6 Challenges for Additive Manufacturing in the Automotive Industry

Automotive IQ

Additive manufacturing – or 3D printing as it is sometimes known – has the potential to revolutionise design capabilities and manufacturing processes in a number of industries, the foremost of which is the automotive field. The technology is not new however and the possible benefits that fast, efficient additive manufacturing capabilities would offer car-making firms are all well known and understood. But what are the challenges? What are the key areas where the most research and investment is required to help kick-start the large scale end-production use of additive manufacturing?

1. One of the greatest deficiencies for additive manufacturing...

...is the lack of human capital. It takes time to train people in specific areas of design and production required for this relatively new and rapidly evolving production method. For additive manufacturing to become a reliable and efficient process requires an army of skilled people behind it trained in CAD (Computer-aided design) skills, AM machine making, maintenance, quality assurance, supply chain management and material preparation. It is not just the lack of human capital available in this area that is challenging; what training there is available at this point is not standardized, meaning it is difficult to create a stable and capable workforce, according to a Deloitte University press study. Most training is unofficial and on the job; this will need to be formalised with dedicated skill development programmes if AM is to evolve into a stand alone profession.

2. The sluggish production times involved in additive manufacturing...

...are hampering widespread uptake of the process in the automotive industry as traditional, mechanized techniques continue to outperform on speed and efficiency. Speed matters; to manufacture an entire automobile from nose to tail takes a matter of hours in efficient factories. Moreover, to highlight the rate of production globally, around 3 cars were made every second in 2013. Additive manufacturing, even if it’s only used for small components, in its current guise is potentially a significant bottleneck in the production process. Robust investment in high-speed AM is a noted area of research for academics, material scientists and commercial interests. Despite being a key focus for research in recent years there has been limited progress on this front to date. For an industry driven by volumes, the low-level production AM currently offers is not feasible for general commercial applications.


3. Even if additive manufacturing significantly improved production speed...

...and upped its volume output, it still cannot produce large single parts. This is another key challenge facing AM researchers as they seek new ways to exploit 3D printing technology for automotive applications. The build envelope for current AM technologies is limited, meaning even larger components that can be printed must still be assembled by mechanical joining or welding. Academia, government and industry are putting enormous resources into overcoming this hurdle, with Department of Energy’s Oak Ridge National Laboratory (ORNL) leading research in conjunction with companies including Lockheed Martin and Cincinnati Inc. – on Big Area Additive Manufacturing (BAAM).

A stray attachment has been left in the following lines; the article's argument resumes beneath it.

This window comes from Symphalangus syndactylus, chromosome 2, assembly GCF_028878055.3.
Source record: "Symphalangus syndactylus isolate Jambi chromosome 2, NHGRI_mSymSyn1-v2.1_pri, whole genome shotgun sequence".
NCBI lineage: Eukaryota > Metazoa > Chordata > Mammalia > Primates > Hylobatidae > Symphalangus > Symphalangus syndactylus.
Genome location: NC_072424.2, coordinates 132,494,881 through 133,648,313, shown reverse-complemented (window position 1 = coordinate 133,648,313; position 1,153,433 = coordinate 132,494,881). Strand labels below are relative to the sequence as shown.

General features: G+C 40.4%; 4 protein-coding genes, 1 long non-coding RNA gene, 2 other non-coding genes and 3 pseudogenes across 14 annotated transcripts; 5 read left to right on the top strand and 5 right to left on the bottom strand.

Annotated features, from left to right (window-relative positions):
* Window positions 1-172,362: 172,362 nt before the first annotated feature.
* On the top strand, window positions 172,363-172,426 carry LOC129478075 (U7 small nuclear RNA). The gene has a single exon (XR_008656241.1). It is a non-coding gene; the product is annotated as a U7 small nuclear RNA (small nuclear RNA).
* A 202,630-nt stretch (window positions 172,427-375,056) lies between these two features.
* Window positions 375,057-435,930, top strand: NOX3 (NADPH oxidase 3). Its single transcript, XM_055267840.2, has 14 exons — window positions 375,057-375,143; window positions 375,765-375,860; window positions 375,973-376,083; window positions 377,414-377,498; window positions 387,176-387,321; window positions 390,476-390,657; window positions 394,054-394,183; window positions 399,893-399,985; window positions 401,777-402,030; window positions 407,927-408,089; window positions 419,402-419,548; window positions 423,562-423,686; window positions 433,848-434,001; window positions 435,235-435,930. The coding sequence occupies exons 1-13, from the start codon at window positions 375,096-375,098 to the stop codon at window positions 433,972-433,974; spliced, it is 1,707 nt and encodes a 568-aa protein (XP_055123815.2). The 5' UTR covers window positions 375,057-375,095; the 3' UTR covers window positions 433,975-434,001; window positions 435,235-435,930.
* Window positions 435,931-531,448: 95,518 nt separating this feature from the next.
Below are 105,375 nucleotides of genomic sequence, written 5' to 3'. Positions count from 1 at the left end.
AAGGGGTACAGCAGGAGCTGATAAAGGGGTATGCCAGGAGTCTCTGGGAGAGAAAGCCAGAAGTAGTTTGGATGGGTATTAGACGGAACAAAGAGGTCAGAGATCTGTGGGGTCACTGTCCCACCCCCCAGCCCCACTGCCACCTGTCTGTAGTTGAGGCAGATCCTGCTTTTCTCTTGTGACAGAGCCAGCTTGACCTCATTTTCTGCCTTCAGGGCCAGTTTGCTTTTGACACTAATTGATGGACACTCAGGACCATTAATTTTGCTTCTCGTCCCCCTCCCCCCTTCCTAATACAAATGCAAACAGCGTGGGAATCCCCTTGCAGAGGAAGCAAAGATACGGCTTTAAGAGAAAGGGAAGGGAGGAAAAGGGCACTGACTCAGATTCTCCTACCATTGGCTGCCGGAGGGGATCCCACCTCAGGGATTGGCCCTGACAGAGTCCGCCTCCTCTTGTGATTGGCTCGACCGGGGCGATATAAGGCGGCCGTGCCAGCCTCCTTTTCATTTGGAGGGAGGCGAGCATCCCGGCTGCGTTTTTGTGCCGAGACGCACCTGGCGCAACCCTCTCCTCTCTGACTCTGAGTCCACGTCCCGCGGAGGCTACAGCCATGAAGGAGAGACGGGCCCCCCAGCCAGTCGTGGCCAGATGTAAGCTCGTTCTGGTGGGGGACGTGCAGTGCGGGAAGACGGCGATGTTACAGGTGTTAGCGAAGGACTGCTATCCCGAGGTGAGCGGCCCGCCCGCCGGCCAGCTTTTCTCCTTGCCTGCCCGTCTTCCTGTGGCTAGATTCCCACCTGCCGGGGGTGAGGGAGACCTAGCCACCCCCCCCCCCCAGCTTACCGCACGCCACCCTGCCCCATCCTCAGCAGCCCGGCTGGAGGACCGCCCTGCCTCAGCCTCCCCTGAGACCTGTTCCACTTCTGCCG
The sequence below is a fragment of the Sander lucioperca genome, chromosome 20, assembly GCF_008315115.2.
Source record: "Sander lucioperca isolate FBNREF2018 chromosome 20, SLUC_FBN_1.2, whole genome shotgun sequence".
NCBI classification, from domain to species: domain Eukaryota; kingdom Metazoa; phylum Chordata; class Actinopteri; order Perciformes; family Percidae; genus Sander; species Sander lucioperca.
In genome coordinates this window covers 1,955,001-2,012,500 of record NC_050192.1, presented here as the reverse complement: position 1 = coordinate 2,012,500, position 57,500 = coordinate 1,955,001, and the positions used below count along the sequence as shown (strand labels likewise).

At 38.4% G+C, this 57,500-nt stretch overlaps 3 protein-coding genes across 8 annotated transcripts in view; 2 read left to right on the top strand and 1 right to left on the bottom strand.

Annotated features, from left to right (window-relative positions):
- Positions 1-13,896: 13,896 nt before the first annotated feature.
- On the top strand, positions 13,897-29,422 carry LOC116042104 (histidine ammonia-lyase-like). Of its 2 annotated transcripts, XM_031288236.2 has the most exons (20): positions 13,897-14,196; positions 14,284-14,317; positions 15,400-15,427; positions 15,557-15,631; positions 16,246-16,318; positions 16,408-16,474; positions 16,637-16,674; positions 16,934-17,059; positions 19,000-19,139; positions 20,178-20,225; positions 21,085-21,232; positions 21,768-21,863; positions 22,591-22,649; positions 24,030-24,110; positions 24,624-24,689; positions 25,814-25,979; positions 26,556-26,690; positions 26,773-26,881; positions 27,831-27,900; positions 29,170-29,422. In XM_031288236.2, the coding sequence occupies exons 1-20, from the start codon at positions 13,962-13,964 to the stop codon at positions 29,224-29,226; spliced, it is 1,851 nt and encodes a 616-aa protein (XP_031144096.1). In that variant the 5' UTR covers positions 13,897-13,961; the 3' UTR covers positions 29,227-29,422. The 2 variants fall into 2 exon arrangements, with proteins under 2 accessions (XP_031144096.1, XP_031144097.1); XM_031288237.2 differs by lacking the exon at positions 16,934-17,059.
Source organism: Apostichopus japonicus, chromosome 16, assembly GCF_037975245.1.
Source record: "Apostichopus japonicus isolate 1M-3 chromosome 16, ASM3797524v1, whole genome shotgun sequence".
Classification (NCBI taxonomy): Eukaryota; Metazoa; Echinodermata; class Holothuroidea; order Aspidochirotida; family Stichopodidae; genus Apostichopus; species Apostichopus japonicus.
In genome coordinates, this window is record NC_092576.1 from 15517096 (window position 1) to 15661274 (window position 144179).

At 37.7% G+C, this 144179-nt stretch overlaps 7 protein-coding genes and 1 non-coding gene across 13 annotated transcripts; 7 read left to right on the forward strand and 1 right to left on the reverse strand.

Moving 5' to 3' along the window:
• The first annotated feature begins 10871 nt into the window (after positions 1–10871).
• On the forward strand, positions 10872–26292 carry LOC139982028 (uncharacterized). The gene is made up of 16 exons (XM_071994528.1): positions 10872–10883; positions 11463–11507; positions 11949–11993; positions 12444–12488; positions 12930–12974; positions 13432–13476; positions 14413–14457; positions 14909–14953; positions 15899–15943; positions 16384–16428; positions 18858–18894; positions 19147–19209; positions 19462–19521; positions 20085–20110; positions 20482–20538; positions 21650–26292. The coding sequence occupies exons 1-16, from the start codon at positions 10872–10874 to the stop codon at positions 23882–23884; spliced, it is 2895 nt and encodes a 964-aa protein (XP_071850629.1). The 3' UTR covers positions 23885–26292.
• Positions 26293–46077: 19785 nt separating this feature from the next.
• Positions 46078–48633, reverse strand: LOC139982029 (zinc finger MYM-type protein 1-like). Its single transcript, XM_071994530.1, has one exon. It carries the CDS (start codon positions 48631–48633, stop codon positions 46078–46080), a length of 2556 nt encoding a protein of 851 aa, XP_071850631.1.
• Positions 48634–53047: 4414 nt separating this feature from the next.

Last year development work began on a machine that could print polymer components up to 10 times larger than current systems are capable of and at speeds up to 500 times faster than existing AM machines. The design is focused on increasing speed by combining larger nozzles for faster polymer deposition, high-speed laser cutters that handle work areas in feet rather than inches, and high-speed motors to accelerate the pace at which printer heads are moved into position. However, much of the research to date has been invested in plastics not metals, meaning there is a disconnect with the needs of the automotive industry. Although work is being done in this field the challenge remains a significant barrier to entry for manufacturers.

4. One of the biggest challenges with additive manufacturing...

...comes not from the capabilities (or lack thereof) of the manufacturing process, but from legal loopholes. AM product designs can only be patented, not copyrighted. The lack of clarity on patent protection and the limited ability to enforce it means the potential for producing counterfeit components is sizable. Gartner, the research firm, has quantified the market for counterfeit 3D printed components in the automotive industry, indicating it could be worth as much as $15 billion in 2016 due to intellectual property theft.

5. One of the key future targets for additive manufacturing in the automotive industry...

...will be to produce single complex parts that incorporate and consolidate many components. This will require the printers and printing processes to improve considerably. The boom in demand is already in progress though with Canalys, a market research firm, forecasting the market for 3-D printers and services to grow globally from $2.5 billion in 2013 to $16.2 billion in 2018.

6. Printing in different materials at the same time...

...is one of the most exciting potential benefits of additive manufacturing; actually developing that capability will be one of the most significant challenges. Multi-material printing capabilities would open up new design possibilities and help create innovative end products. Likewise the challenge of embedding sensors, batteries, electronics and microelectromechanical systems (MEMS) directly into components and parts could revolutionise the manufacturing process.

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